Medical Caregiving and Identity in Pennsylvania's Anthracite Region, 1880-2000 (Hardback)Karol K. Weaver (author)
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While much has been written about immigrant traditions, music, food culture, folklore, and other aspects of ethnic identity, little attention has been given to the study of medical culture, until now. In Medical Caregiving and Identity in Pennsylvania's Anthracite Region, 1880-2000, Karol Weaver employs an impressive range of primary sources, including folk songs, patent medicine advertisements, oral history interviews, ghost stories, and jokes, to show how the men and women of the anthracite coal region crafted their gender and ethnic identities via the medical decisions they made. Weaver examines communities' relationships with both biomedically trained physicians and informally trained medical caregivers, and how these relationships reflected a sense of "Americanness." She uses interviews and oral histories to help tell the story of neighborhood healers, midwives, Pennsylvania German powwowers, medical self-help, and the eventual transition to modern-day medicine. Weaver is able to show not only how each of these methods of healing was shaped by its patrons and their backgrounds but also how it helped mold the identities of the new Americans who sought it out.
Publisher: Pennsylvania State University Press
Number of pages: 200
Weight: 476 g
Dimensions: 229 x 152 x 20 mm
-Janet M. Lindman, Rowan University
"While the histories of mining and labor in the anthracite region of Pennsylvania have been well documented, much less is known about medical practices among working-class immigrants. Karol Weaver's well-researched and clearly written monograph goes a long way toward filling that gap in the scholarship."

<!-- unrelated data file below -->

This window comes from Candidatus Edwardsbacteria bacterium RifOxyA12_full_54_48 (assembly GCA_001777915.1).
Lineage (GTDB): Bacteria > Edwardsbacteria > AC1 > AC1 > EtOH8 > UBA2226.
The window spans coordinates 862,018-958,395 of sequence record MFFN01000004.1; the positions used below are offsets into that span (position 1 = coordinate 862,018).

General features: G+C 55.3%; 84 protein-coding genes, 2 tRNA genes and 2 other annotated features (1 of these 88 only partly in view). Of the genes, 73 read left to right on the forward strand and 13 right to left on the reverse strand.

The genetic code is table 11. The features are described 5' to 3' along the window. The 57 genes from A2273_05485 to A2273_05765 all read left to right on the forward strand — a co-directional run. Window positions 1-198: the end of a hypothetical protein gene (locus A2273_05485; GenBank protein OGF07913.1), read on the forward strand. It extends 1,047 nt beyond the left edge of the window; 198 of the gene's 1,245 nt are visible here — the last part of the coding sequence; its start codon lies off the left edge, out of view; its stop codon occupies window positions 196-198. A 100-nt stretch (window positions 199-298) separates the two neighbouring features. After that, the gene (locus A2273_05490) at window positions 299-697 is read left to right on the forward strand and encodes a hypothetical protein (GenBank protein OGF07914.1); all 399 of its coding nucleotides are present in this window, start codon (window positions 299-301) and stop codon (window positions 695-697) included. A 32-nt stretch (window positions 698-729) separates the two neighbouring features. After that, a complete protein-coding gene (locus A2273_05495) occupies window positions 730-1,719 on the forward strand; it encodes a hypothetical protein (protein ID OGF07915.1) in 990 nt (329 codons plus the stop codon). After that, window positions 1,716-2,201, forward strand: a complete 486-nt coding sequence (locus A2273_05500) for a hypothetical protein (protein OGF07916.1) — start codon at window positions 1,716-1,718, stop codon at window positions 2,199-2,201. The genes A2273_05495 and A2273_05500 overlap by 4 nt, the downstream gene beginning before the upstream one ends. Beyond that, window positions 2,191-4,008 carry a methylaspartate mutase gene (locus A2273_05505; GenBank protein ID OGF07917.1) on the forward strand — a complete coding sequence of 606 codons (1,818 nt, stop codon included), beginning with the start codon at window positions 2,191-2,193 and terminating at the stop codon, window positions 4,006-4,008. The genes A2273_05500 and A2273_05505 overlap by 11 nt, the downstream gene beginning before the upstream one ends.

-Janet M. Lindman, Rowan University
"Finally, a scholar has tackled in rich detail the meeting of folk and modern medical beliefs and practices during international migration. Medical Caregiving and Identity in Pennsylvania's Anthracite Region is a valuable introduction to the powwowers, wise neighbors, midwives, regional hospitals, and mining company and immigrant doctors who offered mining communities a panoply of changing health care choices. This book is highly recommended for anyone interested in the social history of U.S. immigration."
-Donna Gabaccia, University of Minnesota
"[Karol Weaver] provides great details about the customs and practices that the immigrants and their families observed to overcome minor and even severe medical problems. . . . This is the first major book to focus on medical care in the coal regions of the late 19th and early 20th centuries."
"Many thousands of immigrants found work in the coal mines of central and eastern Pennsylvania around 1900. . . . [Karol K. Weaver] provides great details about the customs and practices that the immigrants and their families observed to overcome minor and even severe medical problems during those early years. This is the first major book to focus on medical care in the coal regions of the late 19th and 20th centuries."
-Al Holliday, Pennsylvania Magazine
"Medicine is as much an art as it is a science. It is this subject of medicine as art that Karol K. Weaver covers in her excellent new study Medical Caregiving and Identity in Pennsylvania's Anthracite Region. . . . Well written and researched, it should be included on every reading list dealing with American social and labor history, as well as health care delivery."
-Richard P. Mulcahy, Bulletin of the History of Medicine
"Weaver's book . . . is a fascinating read and contributes to the growing body of literature on local medical cultures in the United States and their transformation over time. The author convincingly demonstrates the importance of medical practices to ethnic identity, and the crucial roles of gender and religion in popular healing."
-Beatrix Hoffman, American Historical Review
"In Medical Caregiving and Identity in Pennsylvania's Anthracite Region, 1880-2000, Karol Weaver skillfully weaves history and the lives of medical caregivers together within the context of policy, class, gender, and a transcultural society."
-John C. Kirchgessner, Nursing History Review